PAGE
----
Mark Twain’s The Adventures Of Huckleberry Finn

America has undergone incredible changes in the 100-plus years since the publication of Mark Twain’s Adventures Of Huckleberry Finn in 1885, and yet opening this book transports us unfailingly to the antebellum South, to a time of steamships and slavery, of widespread illiteracy and its attendant superstitions. A native of Missouri and former Mississippi riverboat pilot, Twain knew this place and its people intimately, from their accents and idioms – dogs my catsblame it allraise whoopjamboreehoo – to their innermost fears and ambitions. He knows what goodness resides in them, and what evil, and he burlesques both with equal delight, and the instrument of his satire is Huckleberry Finn himself, a young boy, son of the town drunk, far more clever and independent-minded than he gives himself credit for.

Huck is our narrator, the most famous in American fiction, and his voice distinguishes itself from the beginning, even from his author: “You don’t know about me, without you have read a book by the name of The Adventures Of Tom Sawyer, but that ain’t no matter. That book was made by Mr Mark Twain, and he told the truth, mainly. There was things which he stretched, but mainly he told the truth.” Huck was introduced to us in Tom Sawyer, which ends with him receiving a considerable sum of money – enough to live well on for the rest of his life – and this level of comfort grates both him and his author, for no adventures can be had from such comfortable beginnings. Adopted by a widow bent on “sivilizing” him with the fear of God, Huck knows himself to be temperamentally unsuited to the life of a gentleman, and so when his alcoholic father kidnaps him in an effort to get at his fortune, he seizes the opportunity to escape down the Mississippi on a raft, joined by a runaway slave, Jim, who has caught word that his owner plans to sell him “down South,” where his life would be considerably more uncomfortable. The premise is widely familiar; it is the execution that has made this book timeless.

Twain’s great coup is to filter his observations about Southern society through the eyes of Huck Finn, who cannot help but notice some very odd behaviors among the adults he encounters. Their faith in prayer, for example, stumps Huck, for pray as he might for practical things – a fishing line and hooks, for example – they never materialize. Next he notices the hypocrisies, or at least the contradictions, of the “upright” adults who would have him emulate their example: the aunt who condemns smoking even as she takes snuff; or the 30-year feud between the well-to-do, respectable families, the Grangerfords and the Shepherdsons, who shoot each other on sight for reasons they no longer even comprehend. But the greatest contradiction, the one most scathingly described, is the contrast between the outwardly moral society – the insistence on propriety and honesty and standards of behaviour that chafe a young boy – and the institution of slavery, so deeply woven into the fabric of Southern society that it passes almost without any explicit comment from Huck. What he does notice – what he cannot help but notice – is the humanity of his friend Jim. Early in the novel, when Jim has had his first tastes of freedom, Twain gives us this exchange:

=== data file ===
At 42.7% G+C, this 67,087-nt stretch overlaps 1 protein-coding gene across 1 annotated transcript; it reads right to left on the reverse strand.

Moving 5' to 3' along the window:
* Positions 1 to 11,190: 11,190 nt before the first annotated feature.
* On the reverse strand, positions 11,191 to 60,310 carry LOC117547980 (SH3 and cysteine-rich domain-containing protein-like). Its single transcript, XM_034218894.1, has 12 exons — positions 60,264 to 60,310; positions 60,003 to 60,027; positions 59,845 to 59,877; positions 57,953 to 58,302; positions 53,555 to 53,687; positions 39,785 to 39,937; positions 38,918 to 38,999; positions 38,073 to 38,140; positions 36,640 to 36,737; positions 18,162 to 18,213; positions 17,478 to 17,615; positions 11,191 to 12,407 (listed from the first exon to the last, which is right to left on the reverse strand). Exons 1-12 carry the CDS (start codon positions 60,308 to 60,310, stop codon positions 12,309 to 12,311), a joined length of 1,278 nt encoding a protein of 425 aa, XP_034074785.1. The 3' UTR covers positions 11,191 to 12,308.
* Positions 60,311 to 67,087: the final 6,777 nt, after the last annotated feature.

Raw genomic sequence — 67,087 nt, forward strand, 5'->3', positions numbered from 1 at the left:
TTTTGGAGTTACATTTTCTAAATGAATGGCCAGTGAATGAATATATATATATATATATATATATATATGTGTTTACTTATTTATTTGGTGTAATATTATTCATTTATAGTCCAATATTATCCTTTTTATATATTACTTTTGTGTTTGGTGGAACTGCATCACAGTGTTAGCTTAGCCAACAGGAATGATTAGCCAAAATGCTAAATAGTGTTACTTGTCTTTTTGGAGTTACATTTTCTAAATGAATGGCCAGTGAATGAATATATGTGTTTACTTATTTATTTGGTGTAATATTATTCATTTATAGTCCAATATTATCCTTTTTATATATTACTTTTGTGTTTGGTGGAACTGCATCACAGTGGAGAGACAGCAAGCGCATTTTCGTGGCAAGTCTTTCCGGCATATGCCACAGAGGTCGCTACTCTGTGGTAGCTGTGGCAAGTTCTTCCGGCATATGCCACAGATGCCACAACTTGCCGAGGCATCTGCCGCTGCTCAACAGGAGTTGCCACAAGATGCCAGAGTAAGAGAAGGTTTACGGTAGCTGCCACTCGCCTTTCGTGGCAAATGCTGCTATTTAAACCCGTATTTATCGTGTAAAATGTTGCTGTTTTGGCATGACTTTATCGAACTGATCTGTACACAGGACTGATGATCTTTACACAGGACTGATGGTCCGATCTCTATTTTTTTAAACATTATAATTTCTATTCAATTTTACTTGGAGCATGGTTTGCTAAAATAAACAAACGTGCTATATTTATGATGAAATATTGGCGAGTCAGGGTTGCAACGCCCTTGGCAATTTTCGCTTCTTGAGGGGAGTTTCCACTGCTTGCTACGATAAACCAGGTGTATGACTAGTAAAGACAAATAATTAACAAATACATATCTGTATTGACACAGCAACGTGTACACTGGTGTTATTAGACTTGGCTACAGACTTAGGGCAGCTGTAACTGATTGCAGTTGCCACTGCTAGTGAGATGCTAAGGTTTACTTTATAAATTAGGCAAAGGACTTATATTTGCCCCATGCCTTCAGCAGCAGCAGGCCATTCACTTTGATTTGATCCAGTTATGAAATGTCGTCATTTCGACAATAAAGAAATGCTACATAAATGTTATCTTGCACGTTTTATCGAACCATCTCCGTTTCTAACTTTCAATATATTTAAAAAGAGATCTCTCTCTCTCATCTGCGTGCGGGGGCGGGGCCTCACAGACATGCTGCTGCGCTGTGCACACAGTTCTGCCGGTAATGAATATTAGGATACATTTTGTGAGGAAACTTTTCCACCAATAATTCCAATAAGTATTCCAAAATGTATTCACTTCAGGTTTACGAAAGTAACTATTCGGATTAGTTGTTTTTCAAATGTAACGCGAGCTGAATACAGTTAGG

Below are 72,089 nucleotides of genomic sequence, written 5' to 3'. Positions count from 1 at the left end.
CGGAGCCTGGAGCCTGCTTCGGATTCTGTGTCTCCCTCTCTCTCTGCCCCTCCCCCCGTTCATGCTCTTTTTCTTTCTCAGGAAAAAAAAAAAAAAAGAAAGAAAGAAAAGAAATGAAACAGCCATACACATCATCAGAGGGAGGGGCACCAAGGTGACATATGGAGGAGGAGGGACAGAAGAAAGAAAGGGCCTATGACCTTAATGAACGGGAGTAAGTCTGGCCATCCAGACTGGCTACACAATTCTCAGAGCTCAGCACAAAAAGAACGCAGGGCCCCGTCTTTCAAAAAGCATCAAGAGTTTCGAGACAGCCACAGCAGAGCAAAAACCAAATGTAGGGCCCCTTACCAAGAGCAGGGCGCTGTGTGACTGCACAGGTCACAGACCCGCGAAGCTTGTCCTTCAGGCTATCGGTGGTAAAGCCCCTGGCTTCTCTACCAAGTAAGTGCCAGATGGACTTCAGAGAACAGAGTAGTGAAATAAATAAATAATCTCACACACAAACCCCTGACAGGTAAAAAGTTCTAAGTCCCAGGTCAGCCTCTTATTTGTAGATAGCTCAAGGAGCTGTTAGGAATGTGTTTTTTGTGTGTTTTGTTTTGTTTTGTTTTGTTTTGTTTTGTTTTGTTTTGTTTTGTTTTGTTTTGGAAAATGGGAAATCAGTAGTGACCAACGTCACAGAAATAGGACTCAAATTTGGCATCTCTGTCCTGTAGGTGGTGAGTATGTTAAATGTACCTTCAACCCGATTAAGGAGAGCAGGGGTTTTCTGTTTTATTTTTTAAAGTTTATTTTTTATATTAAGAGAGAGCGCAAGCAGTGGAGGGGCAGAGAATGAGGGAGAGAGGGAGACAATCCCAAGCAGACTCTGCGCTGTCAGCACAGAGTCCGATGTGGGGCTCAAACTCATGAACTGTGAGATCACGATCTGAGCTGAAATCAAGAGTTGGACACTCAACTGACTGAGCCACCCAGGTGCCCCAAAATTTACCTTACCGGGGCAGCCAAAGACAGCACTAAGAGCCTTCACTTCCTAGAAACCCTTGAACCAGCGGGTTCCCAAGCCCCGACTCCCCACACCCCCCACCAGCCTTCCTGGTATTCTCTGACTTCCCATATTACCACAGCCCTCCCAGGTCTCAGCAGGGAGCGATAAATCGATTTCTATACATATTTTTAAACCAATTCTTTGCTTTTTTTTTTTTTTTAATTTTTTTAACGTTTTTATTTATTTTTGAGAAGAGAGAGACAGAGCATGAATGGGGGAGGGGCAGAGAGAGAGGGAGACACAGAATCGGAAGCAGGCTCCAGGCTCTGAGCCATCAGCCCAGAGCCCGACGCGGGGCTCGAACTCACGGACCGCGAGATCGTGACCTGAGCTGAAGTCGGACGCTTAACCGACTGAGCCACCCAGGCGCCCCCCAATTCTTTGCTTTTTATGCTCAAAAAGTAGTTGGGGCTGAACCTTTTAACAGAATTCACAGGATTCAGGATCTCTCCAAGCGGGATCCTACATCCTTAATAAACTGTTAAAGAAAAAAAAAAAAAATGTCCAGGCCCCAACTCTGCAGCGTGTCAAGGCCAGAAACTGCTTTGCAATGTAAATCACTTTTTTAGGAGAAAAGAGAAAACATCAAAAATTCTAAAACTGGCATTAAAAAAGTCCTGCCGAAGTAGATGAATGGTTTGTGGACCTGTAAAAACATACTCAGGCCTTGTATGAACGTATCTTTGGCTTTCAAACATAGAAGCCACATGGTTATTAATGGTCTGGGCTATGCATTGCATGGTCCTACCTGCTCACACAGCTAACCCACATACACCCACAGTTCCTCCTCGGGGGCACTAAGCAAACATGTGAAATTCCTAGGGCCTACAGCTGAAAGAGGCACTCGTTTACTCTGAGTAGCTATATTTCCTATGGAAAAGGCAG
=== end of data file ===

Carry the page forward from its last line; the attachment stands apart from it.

Jim said it made him all over trembly and feverish to be close to freedom. Well, I can tell you it made me all over trembly and feverish, too, to hear him, because I begun to get it through my head that he was most free – and who was to blame for it? Why, me.

This is the first instance of what will become a recurring theme: Huck feeling guilty for what he knows to be a violation of the laws and morals of the South, even as understands, on a deeper level, their inherent injustice. By running away with an escaped slave, Huck is complicit in an act of thievery, and at several times, when the opportunity to betray his friend presents itself – indeed, when it would be the convenient thing for him to do – he succumbs to a bad conscience about this. And yet, every time he is tested, he sides with the escaped slave, whose humanity Huck cannot fail to notice. On several occasions, for example, Huck wakes up early and catches Jim crying, and he has no trouble intuiting why: “He was thinking about his wife and his children, away up yonder, and he was low and homesick; because he hadn’t ever been away from home before in his life; and I do believe he cared just as much for his people as white folks do for their’n.” Not ten pages later, Huck will note the deceitful, cheating behaviour of a pair of white confidence men, who have lied and bullied with their every breath: “It was enough to make a body ashamed of the human race.” He has, in his innocence and his essential honesty, intuited the moral hypocrisy at the center Southern society.

It had been more than a decade since my last reading of Huck Finn, and I was glad – and unsurprised – to discover that so much of it had remained vivid in my memory. There is a vitality in this novel that instantly sets it apart, and that goes a long way towards explaining its enduring influence and popularity. And there is a powerful moral voice at work here, sheltering an important and enduring truth, and reminding us of the power fiction has to hold a mirror to society, to show us our ugliness – but only when we have the courage to look.